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December 18, 2017

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Where's the Middle

For the past two decades the majority of the third-party recruiting industry has focused on the middle. That means recruiting for mid level managers, sales people, engineers, etc. In the recent economy, this space has nearly disappeared because of two converging trends:

  1. Technology.

  2. Supply and demand.

Technology. Technology makes it easy for people to communciate with each other. It also makes it easy for your clients to compete against you. Instead of paying large search firm fees, your clients say, ‘Hey, we can hire a recruiter and pay them a secure salary and give them all the technology tools to find people while they work for us. Think of all the fees we are going to save!’ And they are right. They can hire recruiters and give them security and keep from paying third party search firm fees because in today’s world it’s easy to find active candidates.

Supply and demand. The decrease in demand for people and the increased availability of them means that they don’t need you as much as they used to. Plus, they have their own staff who now competes against you. So those positions that comprised the majority of their hiring, the middle, have disappeared in availability for search firms.

Solution: So what’s left? How can you stay in this business and make a decent income and spend your time in a worthwhile endeavor? Stay away from the middle. Or if you do, make it up on volume. And if you do, then you have to pursue the middle with a venageance and use your differentiating factors as value-add to compete and win market share from your competitors. One of my consulting clients is a large international IT staffing firm. Their size and dominance and niche knowledge in their market gives them value-adding capabilities through other means to their clients. Their margins haven’t eroded as much as their competitors because their uniqueness as an organization and their specialization within IT gives them unique advantages over other competing firms.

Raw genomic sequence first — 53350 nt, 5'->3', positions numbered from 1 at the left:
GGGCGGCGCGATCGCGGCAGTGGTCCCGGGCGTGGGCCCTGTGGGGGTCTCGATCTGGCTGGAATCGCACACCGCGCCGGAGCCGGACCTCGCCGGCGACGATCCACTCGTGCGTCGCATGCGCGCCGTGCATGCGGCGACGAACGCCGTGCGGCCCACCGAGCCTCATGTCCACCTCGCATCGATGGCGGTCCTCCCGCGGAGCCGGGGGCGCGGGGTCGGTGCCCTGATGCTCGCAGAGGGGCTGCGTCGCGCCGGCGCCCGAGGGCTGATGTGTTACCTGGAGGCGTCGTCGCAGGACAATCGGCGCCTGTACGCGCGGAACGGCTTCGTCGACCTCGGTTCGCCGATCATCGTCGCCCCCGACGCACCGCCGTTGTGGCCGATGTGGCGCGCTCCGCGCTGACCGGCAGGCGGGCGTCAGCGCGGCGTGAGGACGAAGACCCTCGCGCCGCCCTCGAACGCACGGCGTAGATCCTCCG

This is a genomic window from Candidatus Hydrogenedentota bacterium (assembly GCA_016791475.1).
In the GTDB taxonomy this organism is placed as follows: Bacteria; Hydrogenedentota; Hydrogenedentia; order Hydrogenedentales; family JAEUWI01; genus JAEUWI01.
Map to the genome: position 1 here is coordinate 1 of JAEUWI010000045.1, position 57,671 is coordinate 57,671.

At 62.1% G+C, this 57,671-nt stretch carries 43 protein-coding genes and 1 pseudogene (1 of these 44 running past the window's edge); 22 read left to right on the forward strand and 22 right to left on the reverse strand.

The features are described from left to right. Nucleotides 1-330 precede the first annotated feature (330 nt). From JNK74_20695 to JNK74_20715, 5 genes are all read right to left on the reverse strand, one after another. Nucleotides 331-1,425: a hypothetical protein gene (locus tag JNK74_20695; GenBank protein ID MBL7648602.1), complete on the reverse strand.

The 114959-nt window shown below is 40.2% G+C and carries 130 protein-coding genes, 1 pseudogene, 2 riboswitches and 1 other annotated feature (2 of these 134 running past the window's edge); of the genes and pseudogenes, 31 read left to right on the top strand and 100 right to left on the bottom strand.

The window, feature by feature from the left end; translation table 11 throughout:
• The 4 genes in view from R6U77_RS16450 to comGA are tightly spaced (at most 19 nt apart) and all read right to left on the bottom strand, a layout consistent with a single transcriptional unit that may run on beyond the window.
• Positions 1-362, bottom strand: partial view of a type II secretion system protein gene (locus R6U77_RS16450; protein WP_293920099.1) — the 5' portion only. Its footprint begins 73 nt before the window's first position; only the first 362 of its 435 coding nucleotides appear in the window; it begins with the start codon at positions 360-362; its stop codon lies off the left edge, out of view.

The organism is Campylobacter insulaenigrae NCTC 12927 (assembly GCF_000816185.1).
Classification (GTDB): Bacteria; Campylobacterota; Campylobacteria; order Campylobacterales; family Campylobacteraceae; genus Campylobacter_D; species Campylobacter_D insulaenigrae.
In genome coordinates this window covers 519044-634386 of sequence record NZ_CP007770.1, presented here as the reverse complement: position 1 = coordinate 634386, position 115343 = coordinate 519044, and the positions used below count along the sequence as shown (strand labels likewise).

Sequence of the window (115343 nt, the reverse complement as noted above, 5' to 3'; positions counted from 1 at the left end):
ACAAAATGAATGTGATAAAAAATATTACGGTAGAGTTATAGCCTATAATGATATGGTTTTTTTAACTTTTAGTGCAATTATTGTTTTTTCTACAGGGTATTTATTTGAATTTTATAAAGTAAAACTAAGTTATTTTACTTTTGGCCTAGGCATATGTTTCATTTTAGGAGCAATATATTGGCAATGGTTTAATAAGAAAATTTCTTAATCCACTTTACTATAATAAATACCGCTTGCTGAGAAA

If you aren’t a large compay, then you have to niche yourself in a place where there is some demand for your service, such as specializing in left-handed engineers who speak German. You have to be known as the best recruiter who serves that niche. You can be a smaller firm and still gain traction because of your specialization. You’ve stepped just to the left of the middle and have found a pocket of demand that is ripe for the picking.

- Scott Love

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Copyright © 2012 Scott Love